Lakers can win with defense, too
The Lakers are a top defensive team, and there's still room to improve
With Andrew Bynum healthy, the Lakers are big and versatile up front
While productive, the 22-year-old Bynum still is far from a finished product
When the defending champions renew the league's signature rivalry Sunday in Boston, the Lakers will be seeking to beat the Celtics at their own game. Their newfound weapon is defense: The Lakers momentarily rank No. 5 in field-goal defense after being No. 1 or 2 most of the season. Boston, by comparison, ranks sixth in this crucial rating.
The offseason signing of Ron Artest has turned the Lakers into their league's big-spending version of the Yankees: They could always hit home runs, but now they have the means to pitch shutouts too.
"They're playing great defense, and their size is just unbelievable,'' Celtics coach Doc Rivers said. "At times when they have Shannon Brown at the point position with Kobe [Bryant] and Artest or [Lamar] Odom with [Pau] Gasol and [Andrew] Bynum, there's nobody under 6-5 on the floor. That's a big team.''
Their rivals can't appreciate seeing them grow at that end of the floor. In the previous two seasons, the Lakers ranked No. 6 in field-goal defense while playing into June. They've improved since the 2008 Finals, which they concluded as victims of a 131-92 rout in Boston that has helped define their course ever since.
"Now you see the Lakers slide the big guy over to the opposing block and clog things up,'' Clippers center Marcus Camby said. "It's similar to how Boston plays, and the Lakers have been adapting that same system.''
While much of the credit for the Lakers' improved defensive prospects should go to Artest -- "He has a major intensity that has to rub off on guys when they're out there with him,'' Clippers coach Mike Dunleavy said -- their upside over the second half of the season rests with Bynum, the 22-year-old center who is attempting to complete his first full season in three years.
"You rarely have teams with a center of that length and that size to plug the middle, and we have two of them,'' Bryant said, referring to Bynum and fellow 7-footer Gasol. "Defensively is always where I feel like he can make the most difference for us.''
Think back to how the Lakers shut down Orlando center Dwight Howard, who clinched last season's Eastern Conference finals with 40 points in Game 6 against Cleveland but was held to 77 points in five Finals games by Los Angeles. The main defensive weapon inside was Gasol, as Bynum struggled to stay on the floor while recovering from his second midseason knee injury in two years.
Rivers doesn't have to imagine how difficult it can be to score inside against Bynum and Gasol together: On Christmas Day last season, his Celtics missed at least a dozen layups by shooting either too off the high glass or otherwise hurrying before the big defenders could arrive. Bynum and Gasol aren't exceptional shot-blockers, but together they alter attempts while controlling the boards (the Lakers rank No. 2 in defensive rebounds with 33.2 per game).
"I think the role of shot-blocker gets thrown out of proportion -- it's always the guy who swats it out of bounds who gives the [opposing] team another chance,'' Odom said. "Pau and Andrew get their hands on enough shots where they may just keep them in play.''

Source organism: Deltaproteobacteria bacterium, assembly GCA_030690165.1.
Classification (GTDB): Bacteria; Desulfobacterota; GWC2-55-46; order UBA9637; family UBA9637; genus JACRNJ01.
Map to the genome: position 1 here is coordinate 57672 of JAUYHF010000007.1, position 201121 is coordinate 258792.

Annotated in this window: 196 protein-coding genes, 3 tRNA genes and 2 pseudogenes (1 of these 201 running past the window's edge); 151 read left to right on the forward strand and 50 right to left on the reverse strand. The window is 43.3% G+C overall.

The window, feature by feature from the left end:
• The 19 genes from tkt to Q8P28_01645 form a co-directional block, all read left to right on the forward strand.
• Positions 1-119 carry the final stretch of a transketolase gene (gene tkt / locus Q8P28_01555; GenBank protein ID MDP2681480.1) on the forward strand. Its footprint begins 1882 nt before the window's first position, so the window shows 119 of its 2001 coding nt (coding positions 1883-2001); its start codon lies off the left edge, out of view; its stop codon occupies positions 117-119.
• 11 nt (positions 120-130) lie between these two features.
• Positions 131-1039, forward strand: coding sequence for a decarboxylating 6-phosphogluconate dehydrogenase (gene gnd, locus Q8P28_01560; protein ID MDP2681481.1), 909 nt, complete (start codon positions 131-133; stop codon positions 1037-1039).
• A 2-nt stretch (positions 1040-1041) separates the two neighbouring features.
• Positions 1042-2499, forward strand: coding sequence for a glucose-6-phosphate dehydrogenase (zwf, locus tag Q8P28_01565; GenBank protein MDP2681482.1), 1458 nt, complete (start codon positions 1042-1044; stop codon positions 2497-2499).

Bynum spent the summer strengthening his legs. "A lot of the key for him is making sure he has that base and that guys aren't knocking him off his base,'' Bryant said. "When he's able to do that and get a low position, he has a pretty effective night.''
That position on the block explained Bynum's season-best 27 points (to go with 12 rebounds) in a 118-96 victory at Indiana on Wednesday, raising the Lakers to 3-2 on their eight-game trip. Though Bynum is L.A.'s No. 3 scorer with 15.8 points, he has often played passively while sharing the frontcourt with Gasol, who is back in the rotation after missing 17 games with hamstring injuries.
"He's still far from what he's going to be,'' Lakers point guard Derek Fisher said of Bynum, "which is really scary for other people and exciting for us. Even though it's like people want him to hurry up and be there, he's intelligent enough to realize he has to grow and go along at the pace that he's going. It's exciting because there could be an interesting shift in two to three years to where he really becomes more and more like a 'focus' guy, a guy who every game we've got to make sure other teams respect this guy because he's so dominant.''
This Celtics-Lakers game arrives while both teams are preparing for a second-half run. Coach Phil Jackson, unhappy with the Lakers' play, predicted they would go 3-5 on this trip before it opened with a 93-87 loss at Cleveland last week. They meet Boston just as Kevin Garnett is working his way back into the lineup, with crucial reserve Marquis Daniels not scheduled to return until mid-February.
The Celtics are certain to improve as Garnett reclaims his hyperactive leadership of the defense. While the Celtics will strive to be tougher and more physical, the Lakers are longer and younger with Fisher as their only contributor nearing the end of his career. As well as the Lakers have played defense at times this season, they haven't come close to peaking.
"I can't say I'm pleased where we are defensively,'' general manager Mitch Kupchak. "We can do better.''
They can, and it's safe to say they will.
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